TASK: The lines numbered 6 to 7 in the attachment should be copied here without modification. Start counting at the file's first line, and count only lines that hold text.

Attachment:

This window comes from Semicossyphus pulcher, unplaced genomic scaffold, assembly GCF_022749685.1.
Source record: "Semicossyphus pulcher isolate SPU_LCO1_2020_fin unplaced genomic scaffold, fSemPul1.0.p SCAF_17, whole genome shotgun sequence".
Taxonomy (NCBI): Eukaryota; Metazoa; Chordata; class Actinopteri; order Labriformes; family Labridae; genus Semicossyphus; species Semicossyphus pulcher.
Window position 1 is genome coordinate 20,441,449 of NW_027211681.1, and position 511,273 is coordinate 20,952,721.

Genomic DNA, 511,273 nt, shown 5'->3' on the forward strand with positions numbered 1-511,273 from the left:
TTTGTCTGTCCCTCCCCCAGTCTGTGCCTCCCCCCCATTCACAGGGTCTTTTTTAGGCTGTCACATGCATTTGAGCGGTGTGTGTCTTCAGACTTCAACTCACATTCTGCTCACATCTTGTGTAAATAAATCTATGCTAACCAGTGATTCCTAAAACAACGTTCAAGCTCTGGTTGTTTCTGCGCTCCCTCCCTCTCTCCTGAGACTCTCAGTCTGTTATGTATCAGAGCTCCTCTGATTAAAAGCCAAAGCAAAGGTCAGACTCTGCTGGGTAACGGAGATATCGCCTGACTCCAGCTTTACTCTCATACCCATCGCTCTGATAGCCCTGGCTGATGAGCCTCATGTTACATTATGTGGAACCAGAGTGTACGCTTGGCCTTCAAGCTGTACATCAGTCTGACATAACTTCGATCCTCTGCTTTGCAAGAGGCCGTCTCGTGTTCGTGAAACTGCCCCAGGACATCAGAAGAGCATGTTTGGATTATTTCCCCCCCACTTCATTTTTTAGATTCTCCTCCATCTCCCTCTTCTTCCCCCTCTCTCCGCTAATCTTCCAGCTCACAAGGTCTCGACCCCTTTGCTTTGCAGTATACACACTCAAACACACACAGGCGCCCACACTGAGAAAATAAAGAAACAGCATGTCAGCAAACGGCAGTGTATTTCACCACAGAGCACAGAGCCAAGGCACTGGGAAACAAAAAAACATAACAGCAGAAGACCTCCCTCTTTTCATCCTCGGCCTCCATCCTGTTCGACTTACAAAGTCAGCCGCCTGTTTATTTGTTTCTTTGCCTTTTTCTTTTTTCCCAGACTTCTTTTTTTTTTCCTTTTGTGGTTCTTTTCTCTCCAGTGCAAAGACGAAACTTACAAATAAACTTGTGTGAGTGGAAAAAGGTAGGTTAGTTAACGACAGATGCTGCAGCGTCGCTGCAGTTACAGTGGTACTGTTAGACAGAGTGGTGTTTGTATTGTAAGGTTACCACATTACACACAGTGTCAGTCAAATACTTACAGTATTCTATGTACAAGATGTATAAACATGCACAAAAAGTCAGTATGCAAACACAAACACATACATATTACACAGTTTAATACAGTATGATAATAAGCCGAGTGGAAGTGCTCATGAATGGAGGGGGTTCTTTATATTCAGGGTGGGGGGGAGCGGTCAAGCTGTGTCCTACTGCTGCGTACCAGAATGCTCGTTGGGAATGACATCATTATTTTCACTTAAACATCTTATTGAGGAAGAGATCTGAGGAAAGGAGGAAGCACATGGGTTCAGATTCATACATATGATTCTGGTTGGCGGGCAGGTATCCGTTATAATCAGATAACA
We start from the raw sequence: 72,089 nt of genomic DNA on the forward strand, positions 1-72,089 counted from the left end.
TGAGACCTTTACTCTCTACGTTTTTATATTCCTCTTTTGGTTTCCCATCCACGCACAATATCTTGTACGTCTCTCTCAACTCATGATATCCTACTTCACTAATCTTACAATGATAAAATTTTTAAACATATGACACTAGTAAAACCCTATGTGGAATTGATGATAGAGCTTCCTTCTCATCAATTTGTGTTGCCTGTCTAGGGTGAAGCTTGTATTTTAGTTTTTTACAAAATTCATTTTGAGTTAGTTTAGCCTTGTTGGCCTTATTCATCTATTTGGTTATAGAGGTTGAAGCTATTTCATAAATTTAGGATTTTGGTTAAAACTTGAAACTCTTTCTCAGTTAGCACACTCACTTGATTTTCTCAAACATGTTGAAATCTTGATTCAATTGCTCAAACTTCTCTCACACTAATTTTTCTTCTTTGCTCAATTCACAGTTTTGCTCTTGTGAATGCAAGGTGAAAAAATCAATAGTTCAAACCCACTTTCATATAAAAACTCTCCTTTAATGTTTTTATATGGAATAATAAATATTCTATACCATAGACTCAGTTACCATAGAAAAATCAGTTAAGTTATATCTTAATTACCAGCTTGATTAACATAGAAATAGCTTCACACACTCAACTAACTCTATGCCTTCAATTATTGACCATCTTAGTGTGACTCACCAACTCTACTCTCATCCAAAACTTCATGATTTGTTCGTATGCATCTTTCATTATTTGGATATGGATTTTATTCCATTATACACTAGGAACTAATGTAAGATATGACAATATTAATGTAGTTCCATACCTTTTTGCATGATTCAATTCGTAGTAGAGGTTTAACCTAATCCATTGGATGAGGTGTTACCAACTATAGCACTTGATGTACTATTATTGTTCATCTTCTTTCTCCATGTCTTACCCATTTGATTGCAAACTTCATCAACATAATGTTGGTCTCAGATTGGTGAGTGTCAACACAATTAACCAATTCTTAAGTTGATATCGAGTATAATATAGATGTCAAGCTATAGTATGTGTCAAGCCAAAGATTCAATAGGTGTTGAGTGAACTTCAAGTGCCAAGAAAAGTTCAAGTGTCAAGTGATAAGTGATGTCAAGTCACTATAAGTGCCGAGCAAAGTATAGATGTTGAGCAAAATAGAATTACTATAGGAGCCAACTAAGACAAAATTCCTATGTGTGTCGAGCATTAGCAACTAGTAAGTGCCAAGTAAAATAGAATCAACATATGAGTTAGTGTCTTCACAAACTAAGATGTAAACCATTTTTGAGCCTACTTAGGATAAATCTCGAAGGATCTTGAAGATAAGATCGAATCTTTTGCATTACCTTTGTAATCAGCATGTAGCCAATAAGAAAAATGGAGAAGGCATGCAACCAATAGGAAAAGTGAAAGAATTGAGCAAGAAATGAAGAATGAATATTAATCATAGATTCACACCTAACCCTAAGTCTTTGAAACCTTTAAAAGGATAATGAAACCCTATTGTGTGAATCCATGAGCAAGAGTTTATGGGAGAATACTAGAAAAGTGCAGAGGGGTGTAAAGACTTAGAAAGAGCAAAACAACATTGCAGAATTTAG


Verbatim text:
TTTGTCTGTCCCTCCCCCAGTCTGTGCCTCCCCCCCATTCACAGGGTCTTTTTTAGGCTGTCACATGCATTTGAGCGGTGTGTGTCTTCAGACTTCAACTCACATTCTGCTCACATCTTGTGTAAATAAATCTATGCTAACCAGTGATTCCTAAAACAACGTTCAAGCTCTGGTTGTTTCTGCGCTCCCTCCCTCTCTCCTGAGACTCTCAGTCTGTTATGTATCAGAGCTCCTCTGATTAAAAGCCAAAGCAAAGGTCAGACTCTGCTGGGTAACGGAGATATCGCCTGACTCCAGCTTTACTCTCATACCCATCGCTCTGATAGCCCTGGCTGATGAGCCTCATGTTACATTATGTGGAACCAGAGTGTACGCTTGGCCTTCAAGCTGTACATCAGTCTGACATAACTTCGATCCTCTGCTTTGCAAGAGGCCGTCTCGTGTTCGTGAAACTGCCCCAGGACATCAGAAGAGCATGTTTGGATTATTTCCCCCCCACTTCATTTTTTAGATTCTCCTCCATCTCCCTCTTCTTCCCCCTCTCTCCGCTAATCTTCCAGCTCACAAGGTCTCGACCCCTTTGCTTTGCAGTATACACACTCAAACACACACAGGCGCCCACACTGAGAAAATAAAGAAACAGCATGTCAGCAAACGGCAGTGTATTTCACCACAGAGCACAGAGCCAAGGCACTGGGAAACAAAAAAACATAACAGCAGAAGACCTCCCTCTTTTCATCCTCGGCCTCCATCCTGTTCGACTTACAAAGTCAGCCGCCTGTTTATTTGTTTCTTTGCCTTTTTCTTTTTTCCCAGACTTCTTTTTTTTTTCCTTTTGTGGTTCTTTTCTCTCCAGTGCAAAGACGAAACTTACAAATAAACTTGTGTGAGTGGAAAAAGGTAGGTTAGTTAACGACAGATGCTGCAGCGTCGCTGCAGTTACAGTGGTACTGTTAGACAGAGTGGTGTTTGTATTGTAAGGTTACCACATTACACACAGTGTCAGTCAAATACTTACAGTATTCTATGTACAAGATGTATAAACATGCACAAAAAGTCAGTATGCAAACACAAACACATACATATTACACAGTTTAATACAGTATGATAATAAGCCGAGTGGAAGTGCTCATGAATGGAGGGGGTTCTTTATATTCAGGGTGGGGGGGAGCGGTCAAGCTGTGTCCTACTGCTGCGTACCAGAATGCTCGTTGGGAATGACATCATTATTTTCACTTAAACATCTTATTGAGGAAGAGATCTGAGGAAAGGAGGAAGCACATGGGTTCAGATTCATACATATGATTCTGGTTGGCGGGCAGGTATCCGTTATAATCAGATAACA
We start from the raw sequence: 72,089 nt of genomic DNA on the forward strand, positions 1-72,089 counted from the left end.